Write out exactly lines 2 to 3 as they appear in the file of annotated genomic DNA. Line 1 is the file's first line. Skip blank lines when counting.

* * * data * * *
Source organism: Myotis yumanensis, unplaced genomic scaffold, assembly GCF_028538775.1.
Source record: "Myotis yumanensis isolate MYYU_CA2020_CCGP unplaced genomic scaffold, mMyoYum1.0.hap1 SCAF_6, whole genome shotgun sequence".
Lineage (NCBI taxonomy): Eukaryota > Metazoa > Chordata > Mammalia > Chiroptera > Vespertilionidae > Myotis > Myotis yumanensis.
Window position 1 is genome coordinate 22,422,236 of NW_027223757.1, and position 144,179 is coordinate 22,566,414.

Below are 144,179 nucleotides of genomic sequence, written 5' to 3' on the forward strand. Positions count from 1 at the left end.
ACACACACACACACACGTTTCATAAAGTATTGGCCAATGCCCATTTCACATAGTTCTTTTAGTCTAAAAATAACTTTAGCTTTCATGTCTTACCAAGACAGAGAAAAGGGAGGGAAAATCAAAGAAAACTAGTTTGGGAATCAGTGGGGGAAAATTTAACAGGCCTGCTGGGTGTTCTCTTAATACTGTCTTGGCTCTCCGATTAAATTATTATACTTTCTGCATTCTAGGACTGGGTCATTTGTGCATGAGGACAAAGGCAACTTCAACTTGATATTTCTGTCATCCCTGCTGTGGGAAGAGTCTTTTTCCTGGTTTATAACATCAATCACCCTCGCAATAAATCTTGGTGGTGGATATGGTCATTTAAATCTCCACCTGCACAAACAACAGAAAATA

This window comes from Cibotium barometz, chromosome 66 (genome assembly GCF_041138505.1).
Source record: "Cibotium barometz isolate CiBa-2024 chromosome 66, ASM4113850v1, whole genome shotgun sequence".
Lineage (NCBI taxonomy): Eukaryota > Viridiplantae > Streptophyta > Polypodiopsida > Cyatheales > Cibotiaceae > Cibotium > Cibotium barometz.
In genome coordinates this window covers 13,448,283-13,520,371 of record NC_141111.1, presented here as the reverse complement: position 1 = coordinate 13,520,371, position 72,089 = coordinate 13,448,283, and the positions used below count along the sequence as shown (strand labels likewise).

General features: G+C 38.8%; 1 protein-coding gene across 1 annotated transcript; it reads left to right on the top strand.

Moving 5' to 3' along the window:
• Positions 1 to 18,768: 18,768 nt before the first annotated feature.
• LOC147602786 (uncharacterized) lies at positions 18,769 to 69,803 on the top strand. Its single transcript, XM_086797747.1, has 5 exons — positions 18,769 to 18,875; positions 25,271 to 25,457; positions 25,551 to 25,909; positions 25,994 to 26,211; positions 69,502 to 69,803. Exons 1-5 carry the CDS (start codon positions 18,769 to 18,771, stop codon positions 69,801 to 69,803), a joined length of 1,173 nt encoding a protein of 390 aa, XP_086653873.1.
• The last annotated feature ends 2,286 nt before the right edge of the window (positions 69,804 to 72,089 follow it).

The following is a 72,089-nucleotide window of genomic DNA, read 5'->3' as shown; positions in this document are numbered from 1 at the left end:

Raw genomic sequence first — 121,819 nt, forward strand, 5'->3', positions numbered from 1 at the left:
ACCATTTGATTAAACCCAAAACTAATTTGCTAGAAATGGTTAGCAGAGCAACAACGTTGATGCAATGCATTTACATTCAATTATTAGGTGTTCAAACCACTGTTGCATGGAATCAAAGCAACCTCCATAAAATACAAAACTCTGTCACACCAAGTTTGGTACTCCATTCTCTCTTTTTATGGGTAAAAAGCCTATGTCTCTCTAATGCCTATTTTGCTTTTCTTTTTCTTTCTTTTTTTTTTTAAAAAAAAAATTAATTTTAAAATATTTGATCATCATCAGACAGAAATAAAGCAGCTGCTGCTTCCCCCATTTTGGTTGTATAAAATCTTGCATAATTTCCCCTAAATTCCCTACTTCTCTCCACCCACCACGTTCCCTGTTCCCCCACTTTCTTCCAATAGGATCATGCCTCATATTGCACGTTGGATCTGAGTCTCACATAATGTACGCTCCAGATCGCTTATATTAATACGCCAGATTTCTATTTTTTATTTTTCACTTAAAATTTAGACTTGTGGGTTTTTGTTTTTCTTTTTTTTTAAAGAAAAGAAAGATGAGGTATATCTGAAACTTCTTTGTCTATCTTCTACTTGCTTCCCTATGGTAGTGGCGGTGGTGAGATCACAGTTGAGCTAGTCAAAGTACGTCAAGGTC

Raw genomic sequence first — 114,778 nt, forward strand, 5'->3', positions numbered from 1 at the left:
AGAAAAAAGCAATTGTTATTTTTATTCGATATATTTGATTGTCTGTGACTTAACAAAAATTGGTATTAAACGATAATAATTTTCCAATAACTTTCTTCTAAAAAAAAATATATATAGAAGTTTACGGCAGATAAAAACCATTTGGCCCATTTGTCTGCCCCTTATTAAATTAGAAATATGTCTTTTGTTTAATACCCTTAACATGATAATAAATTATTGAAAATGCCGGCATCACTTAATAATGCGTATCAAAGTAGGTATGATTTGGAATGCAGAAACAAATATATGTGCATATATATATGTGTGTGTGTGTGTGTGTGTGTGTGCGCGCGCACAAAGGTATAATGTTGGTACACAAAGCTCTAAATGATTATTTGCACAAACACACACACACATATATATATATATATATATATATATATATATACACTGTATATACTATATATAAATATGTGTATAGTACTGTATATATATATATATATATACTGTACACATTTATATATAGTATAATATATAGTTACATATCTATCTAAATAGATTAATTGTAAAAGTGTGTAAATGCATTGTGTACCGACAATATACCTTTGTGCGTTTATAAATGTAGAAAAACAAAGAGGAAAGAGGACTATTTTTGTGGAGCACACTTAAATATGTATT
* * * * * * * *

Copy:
Source record: "Myotis yumanensis isolate MYYU_CA2020_CCGP unplaced genomic scaffold, mMyoYum1.0.hap1 SCAF_6, whole genome shotgun sequence".
Lineage (NCBI taxonomy): Eukaryota > Metazoa > Chordata > Mammalia > Chiroptera > Vespertilionidae > Myotis > Myotis yumanensis.